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The town hall on Thursday in Tabaret Hall. Photo: Emilie Azevedo/The Fulcrum

Attendees share personal experiences, push for more services, changes to academic policies, intersectional approach

Content warning: Suicide, sexual violence

Students, professors and staff crowded into Tabaret Hall on Thursday night to discuss the mental health crisis University of Ottawa president Jacques Frémont acknowledged earlier this month, with several attendees expressing frustration over Frémont’s absence at the town hall hosted by the administration.

“I’d just like to say that I truly believe and hope that Frémont will host another town hall where he is present,” said one student. “At the last town hall (for the faculty of arts) he said he would be here today.”

The town hall allowed students, faculty, and staff to speak about the issues on campus impacting their mental health, as well as their concerns around the current system for accessing resources. 

The town hall was organized by the president’s mental health advisory committee, led by the dean of the faculty of arts Kevin Kee, which the university struck earlier this month after the fifth student death in a year was announced. 

“The purpose of today’s event is to listen,” said vice-president academic affairs and provost Jill Scott. “To hear your experiences, your concerns, your hopes, and your ideas of how the university can best support you, how you can support each other, and how we, as a community, can support our community.”

Scott sat at the front of the town hall, which was moderated by undergraduate student representative on the Board of Governors Jamie Ghossein and vice-provost academic affairs Aline Germain-Rutherford. 

Two members of the president’s mental health advisory committee sat alongside the moderators: Maxime Lê, a graduate student in communications and co-founder of the uOCollective 4 Mental Health, a student movement launched after the fourth student death of 2019 was announced in December, and faculty of health sciences professor Craig Phillips.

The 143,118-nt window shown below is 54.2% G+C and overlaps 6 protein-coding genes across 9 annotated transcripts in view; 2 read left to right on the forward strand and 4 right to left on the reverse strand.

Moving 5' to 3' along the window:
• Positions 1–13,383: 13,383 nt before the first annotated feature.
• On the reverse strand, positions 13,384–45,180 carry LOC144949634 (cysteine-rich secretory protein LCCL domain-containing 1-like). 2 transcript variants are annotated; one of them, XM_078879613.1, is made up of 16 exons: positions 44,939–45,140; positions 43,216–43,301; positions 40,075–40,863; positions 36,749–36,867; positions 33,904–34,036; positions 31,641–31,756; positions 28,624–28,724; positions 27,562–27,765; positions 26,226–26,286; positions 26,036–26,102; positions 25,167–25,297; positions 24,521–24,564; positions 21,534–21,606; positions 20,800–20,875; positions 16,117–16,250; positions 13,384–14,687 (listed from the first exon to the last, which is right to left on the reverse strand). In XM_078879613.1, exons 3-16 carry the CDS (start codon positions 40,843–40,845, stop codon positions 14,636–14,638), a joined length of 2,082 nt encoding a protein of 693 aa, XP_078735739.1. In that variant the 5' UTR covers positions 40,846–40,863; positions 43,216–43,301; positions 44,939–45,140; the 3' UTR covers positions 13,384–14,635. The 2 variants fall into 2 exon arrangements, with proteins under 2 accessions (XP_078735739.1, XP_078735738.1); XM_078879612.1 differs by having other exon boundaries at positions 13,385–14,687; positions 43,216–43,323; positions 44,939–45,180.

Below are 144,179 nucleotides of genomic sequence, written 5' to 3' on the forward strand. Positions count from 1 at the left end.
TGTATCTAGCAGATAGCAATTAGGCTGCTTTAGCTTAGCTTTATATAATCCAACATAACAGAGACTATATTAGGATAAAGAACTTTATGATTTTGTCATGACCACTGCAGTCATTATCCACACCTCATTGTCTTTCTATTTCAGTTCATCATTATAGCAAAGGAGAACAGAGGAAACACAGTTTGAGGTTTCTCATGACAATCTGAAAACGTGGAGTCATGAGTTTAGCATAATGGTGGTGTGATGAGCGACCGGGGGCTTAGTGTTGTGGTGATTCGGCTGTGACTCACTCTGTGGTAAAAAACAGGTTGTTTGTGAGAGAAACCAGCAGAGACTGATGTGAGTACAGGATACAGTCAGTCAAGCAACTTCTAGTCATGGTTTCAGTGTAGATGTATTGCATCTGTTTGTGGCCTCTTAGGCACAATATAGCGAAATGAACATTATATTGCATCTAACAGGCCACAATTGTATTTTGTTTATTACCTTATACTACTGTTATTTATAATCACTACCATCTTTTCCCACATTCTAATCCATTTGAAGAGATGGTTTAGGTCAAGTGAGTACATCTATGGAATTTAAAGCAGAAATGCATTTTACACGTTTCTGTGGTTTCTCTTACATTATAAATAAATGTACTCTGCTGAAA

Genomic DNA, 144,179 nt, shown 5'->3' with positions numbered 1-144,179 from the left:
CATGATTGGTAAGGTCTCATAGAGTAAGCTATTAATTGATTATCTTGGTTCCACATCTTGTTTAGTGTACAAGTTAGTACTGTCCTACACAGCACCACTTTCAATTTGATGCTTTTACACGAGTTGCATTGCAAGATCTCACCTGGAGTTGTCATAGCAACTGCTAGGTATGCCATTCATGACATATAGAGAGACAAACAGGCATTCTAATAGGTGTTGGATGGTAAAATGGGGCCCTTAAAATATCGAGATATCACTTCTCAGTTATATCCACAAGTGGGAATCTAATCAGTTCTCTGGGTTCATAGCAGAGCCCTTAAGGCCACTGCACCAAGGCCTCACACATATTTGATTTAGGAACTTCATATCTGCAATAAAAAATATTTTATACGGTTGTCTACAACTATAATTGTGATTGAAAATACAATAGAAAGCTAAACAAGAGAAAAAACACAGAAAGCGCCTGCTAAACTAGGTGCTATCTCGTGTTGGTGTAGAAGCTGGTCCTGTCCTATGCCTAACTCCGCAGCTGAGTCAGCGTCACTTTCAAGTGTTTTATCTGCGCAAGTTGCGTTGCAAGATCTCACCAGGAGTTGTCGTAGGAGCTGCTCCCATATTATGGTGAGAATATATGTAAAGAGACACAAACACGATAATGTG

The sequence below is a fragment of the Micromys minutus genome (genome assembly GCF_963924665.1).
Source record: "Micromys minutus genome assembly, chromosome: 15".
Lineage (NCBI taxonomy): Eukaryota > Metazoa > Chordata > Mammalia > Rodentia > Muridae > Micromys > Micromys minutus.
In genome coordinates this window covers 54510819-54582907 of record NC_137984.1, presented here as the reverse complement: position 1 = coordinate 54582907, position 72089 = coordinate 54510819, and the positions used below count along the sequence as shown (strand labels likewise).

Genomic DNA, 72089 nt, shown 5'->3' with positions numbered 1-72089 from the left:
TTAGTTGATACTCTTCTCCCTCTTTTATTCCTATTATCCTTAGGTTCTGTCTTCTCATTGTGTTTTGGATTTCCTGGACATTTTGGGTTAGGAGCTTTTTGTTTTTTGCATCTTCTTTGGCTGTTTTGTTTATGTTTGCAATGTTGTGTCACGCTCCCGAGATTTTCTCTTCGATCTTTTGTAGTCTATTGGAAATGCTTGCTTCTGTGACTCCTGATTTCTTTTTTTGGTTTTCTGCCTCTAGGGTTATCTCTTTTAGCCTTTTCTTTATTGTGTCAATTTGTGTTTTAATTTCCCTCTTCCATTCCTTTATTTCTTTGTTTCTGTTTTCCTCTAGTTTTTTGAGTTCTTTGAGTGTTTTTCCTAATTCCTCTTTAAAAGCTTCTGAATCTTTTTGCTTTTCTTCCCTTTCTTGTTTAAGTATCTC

“The president has said and I will repeat that we are committed to enhancing mental health services on this campus,” said Scott.


Faculty of health sciences professor Craig Phillips, left, uOCollective 4 Mental Health co-founder Maxime Lê, and provost and vice-president academic affairs Jill Scott. Photo: Emilie Azevedo/The Fulcrum

Students share concerns over Scientology linked anti-psychiatry exhibit

Several students addressed concerns over the Scientology linked anti-psychiatry exhibit titled, “Psychiatry: An Industry of Death,” that was hosted on campus for a week in January. 

Students called for a public apology sent to the community about the 14-panel exhibit that was set up in the University Centre, which contained graphic images of the Holocaust and featured panels with titles such as “Inventing Disorders to Sell Drugs”.

“I think that in many cases if you don’t know much about psychiatry and this exhibit is the first thing you see, with pictures from the Columbine shooting, the Holocaust, from 9/11, all of this being blamed on psychiatry and mental health … you automatically think, ‘Oh, I can’t get any sort of help, because the … (psychiatrists), they’re trying to do me wrong,’ ” said one student. 

“Just the fact that there’s been no email, no public clarification so far, that makes us feel very alone, very abandoned, and very left with the messages that exhibit gave us,” said another student. “By renting your spaces you are giving them access and therefore you’re endorsing their message, even just a little bit.” 

Back in January, president Frémont called the exhibit “hurtful” and “outrageous” but refused to take it down, citing concerns of drawing national attention to the exhibit if he did. 

“What specific measures is the university willing to take and commit to today to ensure that a proper vetting process will be in place to prevent such organizations from ever coming back on campus?” another student asked.

Dr. Kathleen Pajer, chair of the U of O’s department of psychiatry, shared her thoughts on the exhibit at the town hall as well. 

“To us also, it was a surprise,” said Pajer, who added that a number of residents and the department wrote a letter of concern to the administration. “But it isn’t as simple as to say this should never, ever happen again — this should never happen again in the way that it did.”

Students highlight lack of diversity among resources, need for intersectionality